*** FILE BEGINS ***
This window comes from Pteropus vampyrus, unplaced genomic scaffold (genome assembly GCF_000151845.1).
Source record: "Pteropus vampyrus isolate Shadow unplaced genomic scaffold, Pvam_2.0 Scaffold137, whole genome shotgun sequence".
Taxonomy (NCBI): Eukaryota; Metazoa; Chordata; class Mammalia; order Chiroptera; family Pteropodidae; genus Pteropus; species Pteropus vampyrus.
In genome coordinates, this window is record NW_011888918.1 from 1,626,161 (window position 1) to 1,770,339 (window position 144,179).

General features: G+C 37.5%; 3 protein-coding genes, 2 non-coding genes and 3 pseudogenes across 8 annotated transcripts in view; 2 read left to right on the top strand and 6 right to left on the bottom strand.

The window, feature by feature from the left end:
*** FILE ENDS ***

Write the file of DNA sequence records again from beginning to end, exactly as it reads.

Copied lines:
This window comes from Pteropus vampyrus, unplaced genomic scaffold (genome assembly GCF_000151845.1).
Source record: "Pteropus vampyrus isolate Shadow unplaced genomic scaffold, Pvam_2.0 Scaffold137, whole genome shotgun sequence".
Taxonomy (NCBI): Eukaryota; Metazoa; Chordata; class Mammalia; order Chiroptera; family Pteropodidae; genus Pteropus; species Pteropus vampyrus.
In genome coordinates, this window is record NW_011888918.1 from 1,626,161 (window position 1) to 1,770,339 (window position 144,179).

General features: G+C 37.5%; 3 protein-coding genes, 2 non-coding genes and 3 pseudogenes across 8 annotated transcripts in view; 2 read left to right on the top strand and 6 right to left on the bottom strand.

The window, feature by feature from the left end: